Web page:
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2009 Leman Swine Conference

2009 Leman Swine Conference

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2009 Leman Swine Conference 2009 Leman Swine Conference Document Transcript

  • Allen D. Leman Swine Conference September 19 - 22, 2009 RiverCentre, Saint Paul, Minnesota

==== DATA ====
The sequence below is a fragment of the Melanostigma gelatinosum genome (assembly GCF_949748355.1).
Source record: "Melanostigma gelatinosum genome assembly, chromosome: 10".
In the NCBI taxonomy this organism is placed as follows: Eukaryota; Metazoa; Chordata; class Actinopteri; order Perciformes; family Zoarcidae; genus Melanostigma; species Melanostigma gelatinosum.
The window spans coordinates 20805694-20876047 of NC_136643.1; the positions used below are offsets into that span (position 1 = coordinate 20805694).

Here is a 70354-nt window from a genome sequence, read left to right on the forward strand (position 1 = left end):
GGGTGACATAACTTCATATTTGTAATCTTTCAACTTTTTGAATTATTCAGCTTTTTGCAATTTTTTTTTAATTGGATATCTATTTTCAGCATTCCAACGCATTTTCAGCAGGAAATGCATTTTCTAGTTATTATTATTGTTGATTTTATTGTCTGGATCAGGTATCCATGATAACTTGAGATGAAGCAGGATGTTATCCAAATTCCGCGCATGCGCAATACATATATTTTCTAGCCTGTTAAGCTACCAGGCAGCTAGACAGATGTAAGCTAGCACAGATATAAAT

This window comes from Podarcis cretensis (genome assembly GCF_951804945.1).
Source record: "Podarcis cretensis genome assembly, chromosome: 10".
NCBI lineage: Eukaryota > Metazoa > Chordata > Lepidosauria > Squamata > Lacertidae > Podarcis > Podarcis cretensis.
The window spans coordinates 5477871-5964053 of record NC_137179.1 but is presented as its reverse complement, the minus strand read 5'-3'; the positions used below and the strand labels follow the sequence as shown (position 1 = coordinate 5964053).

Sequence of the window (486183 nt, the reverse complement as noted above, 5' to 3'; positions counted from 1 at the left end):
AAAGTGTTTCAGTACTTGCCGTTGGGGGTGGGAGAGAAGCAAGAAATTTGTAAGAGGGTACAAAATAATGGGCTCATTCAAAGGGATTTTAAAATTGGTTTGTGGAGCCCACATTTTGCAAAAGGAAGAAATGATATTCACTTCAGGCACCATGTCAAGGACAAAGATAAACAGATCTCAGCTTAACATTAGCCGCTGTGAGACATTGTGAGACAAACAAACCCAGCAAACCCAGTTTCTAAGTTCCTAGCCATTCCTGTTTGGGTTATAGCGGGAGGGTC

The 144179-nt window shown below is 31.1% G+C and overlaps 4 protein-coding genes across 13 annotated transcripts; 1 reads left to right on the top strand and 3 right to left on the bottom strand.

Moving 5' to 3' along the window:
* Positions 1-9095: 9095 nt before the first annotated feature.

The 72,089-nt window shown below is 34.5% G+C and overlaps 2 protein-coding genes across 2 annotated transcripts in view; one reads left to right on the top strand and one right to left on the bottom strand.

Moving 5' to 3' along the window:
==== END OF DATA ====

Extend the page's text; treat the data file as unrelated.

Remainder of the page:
• Table of Contents Conference at a Glance Saturday, September 19 Sponsors ......................................Inside Front Cover RiverCentre Conference dedication........................................... 4 • Optimizing Sow Breeding Management and Litter Out- comes • Analyzing Production/Financial Data Science in Practice Award ..................................... 4 • Necropsy Workshop - University of Minnesota • Progress in Regional Control of PRRS Keynote addresses................................................. 5 • Decoding Diagnostic Data 2009 Sponsors Sunday, September 20 General and concurrent sessions ...................... 6-7 RiverCentre AASV Pre-conference sessions ..................................8-11 • Carlos Pijoan International Symposium: New Approaches to Herd Diagnostics AgStar Financial Services • KSU - U of M Nutrition Session: Abstract/poster session ...................................... 12 • Managing Change Alpharma Animal Health • Swine Feed Cost • Solutions to Old Problems Bayer Animal Health Speaker listing...................................................... 13 • Hedging and Risk Management • i-Production Boehringer-Ingleheim Vetmedica Registration .......................................................... 14 Crowne Plaza St. Paul Riverfront Hotel Elanco Animal Health • Poster session opens Location/hotel .............................Inside Back Cover • Opening reception sponsored by Alpharma Animal Health and Bayer Animal Health IDEXX Host city information ...................Inside Back Cover Monday, September 21 Invervet/Schering-Plough Animal Health RiverCentre Trade show ..................................Inside Back Cover National Pork Board • A Breakfast Conversation with Wayne Freese • Advanced Knowledge, Essential Knowledge, Welfare and Novartis Animal Health Production sessions • Case Studies Pfizer Animal Health • Keynotes - Raoul Baxter and Tom Stein PIC Science Museum of Minnesota PigCHAMP • Pfizer reception honoring the Science in Practice Award recipient, Laura Batista PRRS CAPS2 Tuesday, September 22 Additional sponsorships are welcome. Please contact vop@umn.edu Get some exercise...... RiverCentre Sunday Fun Run along the river - check at the • Keynotes - Kristien Van Reeth and Peter Davies registration desk for details • Trade show continues Please check the web site for conference updates and further information: • Concurrent sessions continue http://www.cvm.umn.edu/outreach/events/adl/home.html